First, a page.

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Thousands of people are fleeing their homes and hospitals are being emptied as severe tropical cyclone Yasi bears down on the north Queensland coast.

Premier Anna Bligh says lives could be lost when Yasi, expected to be more devastating that Cyclone Larry, makes landfall somewhere between Cairns and Innisfail.

The category three storm is expected to dramatically intensify before hitting the coast as a severe category four about 1am AEST (3am NZT) on Thursday, with winds in excess of 250km/h.

Much of the north Queensland coast is also braced for a dangerous storm surge, a threat that has already forced many to flee low-lying homes.

Ms Bligh said the air force would fly 250 patients from the waterfront Cairns Base and Cairns Private hospitals to safety in Brisbane on Tuesday evening.

Brisbane's hospitals are on "code brown" alert to deal with the influx, meaning some elective surgery will be cancelled.

Defence force aircraft are being fitted out for the special medical flights.

Residents in waterfront and low-lying areas around Cairns and Townsville are leaving their homes as Yasi advances, but so far there have been no mandatory evacuations.

Ms Bligh said Yasi's winds would be "life-threatening" but associated flooding would be more dangerous.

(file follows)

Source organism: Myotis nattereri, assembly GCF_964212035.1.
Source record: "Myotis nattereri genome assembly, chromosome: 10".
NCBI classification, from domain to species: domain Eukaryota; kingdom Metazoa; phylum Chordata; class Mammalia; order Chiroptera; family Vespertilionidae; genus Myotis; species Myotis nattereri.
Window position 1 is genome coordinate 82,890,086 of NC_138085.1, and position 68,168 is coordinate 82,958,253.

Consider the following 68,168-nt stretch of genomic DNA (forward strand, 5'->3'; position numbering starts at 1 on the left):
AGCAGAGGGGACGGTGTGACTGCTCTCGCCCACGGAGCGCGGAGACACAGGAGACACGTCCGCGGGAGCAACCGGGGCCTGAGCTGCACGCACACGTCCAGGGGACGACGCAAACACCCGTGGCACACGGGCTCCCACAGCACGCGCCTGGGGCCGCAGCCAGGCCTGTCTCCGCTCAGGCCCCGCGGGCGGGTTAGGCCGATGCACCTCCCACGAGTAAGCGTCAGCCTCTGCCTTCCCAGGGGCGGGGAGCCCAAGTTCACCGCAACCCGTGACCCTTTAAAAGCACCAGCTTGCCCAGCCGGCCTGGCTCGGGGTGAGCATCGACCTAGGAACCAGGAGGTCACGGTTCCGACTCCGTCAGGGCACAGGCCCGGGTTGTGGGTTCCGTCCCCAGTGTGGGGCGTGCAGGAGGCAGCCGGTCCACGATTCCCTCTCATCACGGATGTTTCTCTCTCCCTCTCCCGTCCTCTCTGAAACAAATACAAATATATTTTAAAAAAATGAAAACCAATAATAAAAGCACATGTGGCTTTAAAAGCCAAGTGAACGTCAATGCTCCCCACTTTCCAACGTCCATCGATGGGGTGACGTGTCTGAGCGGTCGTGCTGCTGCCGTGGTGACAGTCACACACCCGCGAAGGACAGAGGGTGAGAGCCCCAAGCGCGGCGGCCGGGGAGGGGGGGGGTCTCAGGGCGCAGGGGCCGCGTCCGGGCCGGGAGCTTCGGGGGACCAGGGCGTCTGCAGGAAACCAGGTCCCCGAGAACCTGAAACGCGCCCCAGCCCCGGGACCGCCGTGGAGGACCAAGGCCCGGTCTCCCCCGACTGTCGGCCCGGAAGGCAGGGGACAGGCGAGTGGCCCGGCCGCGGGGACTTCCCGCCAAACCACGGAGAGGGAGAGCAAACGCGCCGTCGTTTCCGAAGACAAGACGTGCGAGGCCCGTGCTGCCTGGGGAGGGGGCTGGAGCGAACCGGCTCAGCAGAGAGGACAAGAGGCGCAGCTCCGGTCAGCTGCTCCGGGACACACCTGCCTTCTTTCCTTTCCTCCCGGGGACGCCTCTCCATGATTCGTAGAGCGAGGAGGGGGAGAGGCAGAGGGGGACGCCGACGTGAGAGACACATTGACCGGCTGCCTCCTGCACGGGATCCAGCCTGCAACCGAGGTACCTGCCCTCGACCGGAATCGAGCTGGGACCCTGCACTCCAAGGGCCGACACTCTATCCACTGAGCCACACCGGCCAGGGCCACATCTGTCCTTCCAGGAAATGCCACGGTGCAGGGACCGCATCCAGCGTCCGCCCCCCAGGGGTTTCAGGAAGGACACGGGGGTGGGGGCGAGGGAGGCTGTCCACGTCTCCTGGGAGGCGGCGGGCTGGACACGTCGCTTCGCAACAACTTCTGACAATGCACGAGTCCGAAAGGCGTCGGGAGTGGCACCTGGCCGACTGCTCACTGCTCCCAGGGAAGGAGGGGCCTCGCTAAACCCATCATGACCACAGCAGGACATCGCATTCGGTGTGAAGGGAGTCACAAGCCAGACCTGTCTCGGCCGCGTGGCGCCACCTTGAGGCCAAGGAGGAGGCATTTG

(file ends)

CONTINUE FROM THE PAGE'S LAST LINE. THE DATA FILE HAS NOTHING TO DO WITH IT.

" ... in serious cyclone events around the world, more people are injured or lose their lives in the water that is associated with storm surge than in wind and flying debris," she told reporters in Brisbane on Tuesday afternoon.

"Loss of life and serious injury ultimately will depend in some respects on people being sensible, listening to warnings, taking advice and not treating this as a tourist event.

"It will be a display of the awesome power of nature but it's not something you want to go outside and watch."

People in low-lying properties in a massive danger zone that stretches from Innisfail to Mackay have been advised to get to higher ground on Tuesday.

State disaster co-ordinator Ian Stewart has warned people not to drive in the high winds expected on Wednesday morning, and has asked them to get as far south as possible, as safely as possible.

"In reality, we would like people to get as far south as possible, as quickly as possible, without of course breaking the rules," he told reporters.

"Mackay is probably a target area for ... complete safety."

Queensland chief medical officer Jeannette Young said the evacuated patients included people in intensive care, pregnant women, premature babies and dialysis patients.

"We do this every single day in Queensland, we have a very big state and we move patients around the state all the time," she said.

"We'll be putting our doctors and nurses on those planes to move those patients safely."

Airlines have put on extra flights to help visitors leave the area before the cyclone, with Townsville airport set to close on Tuesday night and Cairns possibly on Wednesday morning.

Schools in Townsville and further north will be closed from Wednesday and sea ports are also closed.